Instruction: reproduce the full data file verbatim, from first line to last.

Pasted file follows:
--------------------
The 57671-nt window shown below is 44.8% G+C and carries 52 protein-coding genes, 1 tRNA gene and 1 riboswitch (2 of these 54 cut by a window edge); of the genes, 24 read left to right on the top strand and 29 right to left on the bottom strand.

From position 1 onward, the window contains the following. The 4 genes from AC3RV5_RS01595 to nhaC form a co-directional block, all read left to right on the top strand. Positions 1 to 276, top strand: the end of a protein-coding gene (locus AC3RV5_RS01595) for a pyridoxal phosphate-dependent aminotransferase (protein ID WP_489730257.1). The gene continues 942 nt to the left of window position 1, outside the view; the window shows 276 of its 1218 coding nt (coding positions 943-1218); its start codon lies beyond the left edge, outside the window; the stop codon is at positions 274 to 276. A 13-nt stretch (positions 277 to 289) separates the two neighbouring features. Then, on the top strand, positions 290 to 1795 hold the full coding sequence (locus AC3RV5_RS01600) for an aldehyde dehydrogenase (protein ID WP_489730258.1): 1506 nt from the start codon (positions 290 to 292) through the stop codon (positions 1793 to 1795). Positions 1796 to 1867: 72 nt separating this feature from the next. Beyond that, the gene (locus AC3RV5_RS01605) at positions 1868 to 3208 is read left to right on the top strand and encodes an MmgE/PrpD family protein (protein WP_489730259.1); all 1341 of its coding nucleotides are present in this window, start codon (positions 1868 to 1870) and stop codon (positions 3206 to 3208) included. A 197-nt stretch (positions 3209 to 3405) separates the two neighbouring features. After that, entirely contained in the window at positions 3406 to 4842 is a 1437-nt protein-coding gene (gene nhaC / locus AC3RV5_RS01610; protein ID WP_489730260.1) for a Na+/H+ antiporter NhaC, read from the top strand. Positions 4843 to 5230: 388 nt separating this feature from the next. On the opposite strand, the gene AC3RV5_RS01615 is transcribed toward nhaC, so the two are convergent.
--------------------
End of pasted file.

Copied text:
The 57671-nt window shown below is 44.8% G+C and carries 52 protein-coding genes, 1 tRNA gene and 1 riboswitch (2 of these 54 cut by a window edge); of the genes, 24 read left to right on the top strand and 29 right to left on the bottom strand.

From position 1 onward, the window contains the following. The 4 genes from AC3RV5_RS01595 to nhaC form a co-directional block, all read left to right on the top strand. Positions 1 to 276, top strand: the end of a protein-coding gene (locus AC3RV5_RS01595) for a pyridoxal phosphate-dependent aminotransferase (protein ID WP_489730257.1). The gene continues 942 nt to the left of window position 1, outside the view; the window shows 276 of its 1218 coding nt (coding positions 943-1218); its start codon lies beyond the left edge, outside the window; the stop codon is at positions 274 to 276. A 13-nt stretch (positions 277 to 289) separates the two neighbouring features. Then, on the top strand, positions 290 to 1795 hold the full coding sequence (locus AC3RV5_RS01600) for an aldehyde dehydrogenase (protein ID WP_489730258.1): 1506 nt from the start codon (positions 290 to 292) through the stop codon (positions 1793 to 1795). Positions 1796 to 1867: 72 nt separating this feature from the next. Beyond that, the gene (locus AC3RV5_RS01605) at positions 1868 to 3208 is read left to right on the top strand and encodes an MmgE/PrpD family protein (protein WP_489730259.1); all 1341 of its coding nucleotides are present in this window, start codon (positions 1868 to 1870) and stop codon (positions 3206 to 3208) included. A 197-nt stretch (positions 3209 to 3405) separates the two neighbouring features. After that, entirely contained in the window at positions 3406 to 4842 is a 1437-nt protein-coding gene (gene nhaC / locus AC3RV5_RS01610; protein ID WP_489730260.1) for a Na+/H+ antiporter NhaC, read from the top strand. Positions 4843 to 5230: 388 nt separating this feature from the next. On the opposite strand, the gene AC3RV5_RS01615 is transcribed toward nhaC, so the two are convergent.